6.     How to perform a self-breast exam. Screw breast cancer. Take a look ladies!

7.     How to make condoms more appealing and enjoyable. We were always told to use condoms, but never how to use them in a way that is enjoyable for both partners, probably due to a fear that this would increase the number of sexually active teens. I don’t believe in this fear, and furthermore, I believe that learning how to enjoy condoms would increase condom use amongst the teens that are already sexually active. Unfortunately, the desire to have enjoyable sex often trumps the fear of STIs and pregnancy because the latter are easier to mentally distance yourself from, so just warning high school students about STIs and pregnancy may not be enough. Here are some things I think should be discussed:

  • Don’t just pick the type of condom arbitrarily. A good fit is essential to both partners’ enjoyment.
  • Free condoms are great (because they’re free!) but they’re also probably pretty cheap (…because they’re free). Sometimes, schools and organizations offer condoms for free, which is awesome, and it’s better to use those condoms than no condom, BUT it’s important to know that these condoms aren’t likely to be the most enjoyable. They’re also probably more liable to breaking, because they are more cheaply made. The reality is, “splurging” on quality condoms is pretty worthwhile.
  • Latex allergies do exist! Symptoms are a rash (anywhere on the body), runny nose, hives, and tightness in chest. Fortunately, there are alternatives to latex condoms (such as non latex condoms found here).
  • Keeping condoms somewhere accessible can make things much easier. When talking to a friend after she first slept with a new partner, she said the most awkward part was waiting for him to rummage around and find a condom.
  • An open mind is key. Teens have a lot to benefit from by giving condoms a try and not basing their judgments on that first try. PS: If you convince yourself or your partner that sex just won’t be as good with a condom, you’re likely to confirm this self-fulfilling prophecy.

8.     The difference between gender and sex. It’s so important to understand this. Put simply, sex is the biological makeup of a person’s reproductive anatomy. Gender is a socially constructed notion related to societal standards of roles, behaviors, and attitudes for the different sexes. I also wish we’d talked about how these things aren’t black and white. High school is the time that we should be familiarized with terms like “intersex” and “transsexual.” Along those lines, it should be clarified that “transgender” does not imply “homosexual.” But more on this coming to Tigress from Freya soon.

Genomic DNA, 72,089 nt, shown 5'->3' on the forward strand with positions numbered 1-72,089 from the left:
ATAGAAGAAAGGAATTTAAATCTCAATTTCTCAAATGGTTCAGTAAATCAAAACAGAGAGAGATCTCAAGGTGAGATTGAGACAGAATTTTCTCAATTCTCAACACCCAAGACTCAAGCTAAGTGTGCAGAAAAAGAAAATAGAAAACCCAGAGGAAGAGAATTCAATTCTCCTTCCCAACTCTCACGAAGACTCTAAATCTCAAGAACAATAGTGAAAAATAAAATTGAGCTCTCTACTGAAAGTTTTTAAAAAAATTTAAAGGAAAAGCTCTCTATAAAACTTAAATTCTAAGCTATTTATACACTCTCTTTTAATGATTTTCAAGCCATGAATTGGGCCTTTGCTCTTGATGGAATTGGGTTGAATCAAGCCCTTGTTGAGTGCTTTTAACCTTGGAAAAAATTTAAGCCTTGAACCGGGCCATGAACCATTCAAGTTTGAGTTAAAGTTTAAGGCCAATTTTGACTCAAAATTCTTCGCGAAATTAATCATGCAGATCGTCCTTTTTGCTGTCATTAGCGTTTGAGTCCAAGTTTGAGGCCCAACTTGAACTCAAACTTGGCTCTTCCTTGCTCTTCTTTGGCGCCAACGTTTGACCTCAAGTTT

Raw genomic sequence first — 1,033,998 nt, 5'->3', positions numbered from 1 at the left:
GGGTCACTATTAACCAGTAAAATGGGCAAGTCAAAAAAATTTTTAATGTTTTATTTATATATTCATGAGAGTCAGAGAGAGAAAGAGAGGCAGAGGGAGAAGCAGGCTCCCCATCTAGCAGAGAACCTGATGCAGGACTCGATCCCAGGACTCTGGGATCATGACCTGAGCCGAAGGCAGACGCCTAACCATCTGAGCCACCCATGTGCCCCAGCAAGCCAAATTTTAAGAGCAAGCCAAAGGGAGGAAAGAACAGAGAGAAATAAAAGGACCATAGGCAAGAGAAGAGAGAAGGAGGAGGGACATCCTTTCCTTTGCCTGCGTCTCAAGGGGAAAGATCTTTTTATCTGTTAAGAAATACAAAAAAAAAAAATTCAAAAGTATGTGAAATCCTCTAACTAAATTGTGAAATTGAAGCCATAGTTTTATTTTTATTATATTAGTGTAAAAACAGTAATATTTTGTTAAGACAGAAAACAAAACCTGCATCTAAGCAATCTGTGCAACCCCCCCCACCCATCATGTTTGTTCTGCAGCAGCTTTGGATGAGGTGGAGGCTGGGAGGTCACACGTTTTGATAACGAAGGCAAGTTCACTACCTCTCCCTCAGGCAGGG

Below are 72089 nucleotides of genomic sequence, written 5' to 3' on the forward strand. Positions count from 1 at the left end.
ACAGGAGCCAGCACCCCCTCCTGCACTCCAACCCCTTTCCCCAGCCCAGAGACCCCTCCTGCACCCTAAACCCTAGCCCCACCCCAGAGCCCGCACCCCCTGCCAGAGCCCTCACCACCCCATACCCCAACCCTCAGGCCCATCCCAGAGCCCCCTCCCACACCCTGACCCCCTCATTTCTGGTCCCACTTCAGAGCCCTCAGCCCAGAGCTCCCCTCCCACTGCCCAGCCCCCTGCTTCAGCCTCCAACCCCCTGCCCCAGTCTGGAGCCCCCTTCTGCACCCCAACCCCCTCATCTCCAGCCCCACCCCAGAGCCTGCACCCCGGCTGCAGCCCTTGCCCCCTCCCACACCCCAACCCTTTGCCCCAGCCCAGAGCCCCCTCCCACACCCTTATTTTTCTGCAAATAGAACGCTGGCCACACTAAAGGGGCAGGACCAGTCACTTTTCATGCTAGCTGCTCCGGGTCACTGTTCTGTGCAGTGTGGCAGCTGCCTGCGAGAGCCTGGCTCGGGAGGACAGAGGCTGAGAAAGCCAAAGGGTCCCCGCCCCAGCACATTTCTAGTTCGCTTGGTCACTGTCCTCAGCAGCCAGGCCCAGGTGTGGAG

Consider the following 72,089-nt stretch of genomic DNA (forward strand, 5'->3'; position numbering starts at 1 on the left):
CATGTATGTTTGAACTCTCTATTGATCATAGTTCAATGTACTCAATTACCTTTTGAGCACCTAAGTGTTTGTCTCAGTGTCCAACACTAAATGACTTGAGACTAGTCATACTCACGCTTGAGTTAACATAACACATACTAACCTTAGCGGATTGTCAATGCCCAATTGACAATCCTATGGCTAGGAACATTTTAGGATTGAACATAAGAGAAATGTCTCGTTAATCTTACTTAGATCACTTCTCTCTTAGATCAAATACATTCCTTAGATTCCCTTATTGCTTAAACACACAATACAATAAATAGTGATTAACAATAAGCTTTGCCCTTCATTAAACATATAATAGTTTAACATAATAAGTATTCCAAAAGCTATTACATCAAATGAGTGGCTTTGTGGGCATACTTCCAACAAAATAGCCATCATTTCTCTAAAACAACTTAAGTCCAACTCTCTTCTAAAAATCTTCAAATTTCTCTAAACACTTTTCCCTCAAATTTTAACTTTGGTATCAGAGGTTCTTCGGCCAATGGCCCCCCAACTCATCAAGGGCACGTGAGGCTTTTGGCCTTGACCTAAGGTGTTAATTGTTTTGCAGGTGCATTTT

9.     The range of normalcy for the appearance of breasts, vulvas, and penises! The diagrams we were showed were the “ideal” or “average” body parts. If anything, the focus was reserved to how penis size varies. But what about the fact that labia vary in size too? And girls should know off the bat that their breasts probably won’t be symmetrical. Unrealistic standards are harmful to boys and girls alike.

10. What to expect at the OB-GYN. That first appointment can be really scary, but it doesn’t have to be. Personally, I wish I had learned what a pap smear was in sex-ed. I believe that the earlier we are familiarized ourselves with these things, the less scary they will be when we actually confront them.

11. Female masturbation. Yes, it exists. Yes, we do it. Yes, that’s okay. And NO, masturbation doesn’t make you a freak, it doesn’t make you a nympho, it doesn’t mean you’re destined to be alone, and it won’t make your hands fall off. I wish we had been encouraged to explore our sexualities and sexual desires. They’re 100% normal and 100% healthy. And, believe it or not, it can actually be GOOD for you. Instead, girls often learn that masturbation is something reserved for males, like orgasms.

12. And on a similar note, I wish we talked about how sexuality and sex drive is something that we SHOULD be curious about and that we should explore. As men AND women. It’s natural, and it’s healthy. Sex drives should not be exclusionary to females, and sex drive varies from person to person within each sex/gender. There is no right and wrong. When you’re with the right person, sex can feel great and be fun, and we can want to do it. But it’s also okay if you aren’t interested. Abstinence and sexual activities are personal choices, and there is no reason to be embarrassed or ashamed about either.


Lily Cuyler

Lily is an artist who can be found on Flickr and Tumblr.

Sophie Pellegrini

Sophie Pellegrini is the Co-Founder and Artistic & Creative Director of Ramona Magazine for Girls. She is a 25-year-old photographer and wilderness therapy field guide in Colorado. She loves crafting, playing acoustic guitar, 90s music, the smell of summer, making lists, a good nap, cuddly animals, and the cold side of the pillow. Follow Sophie on her website and on Instagram.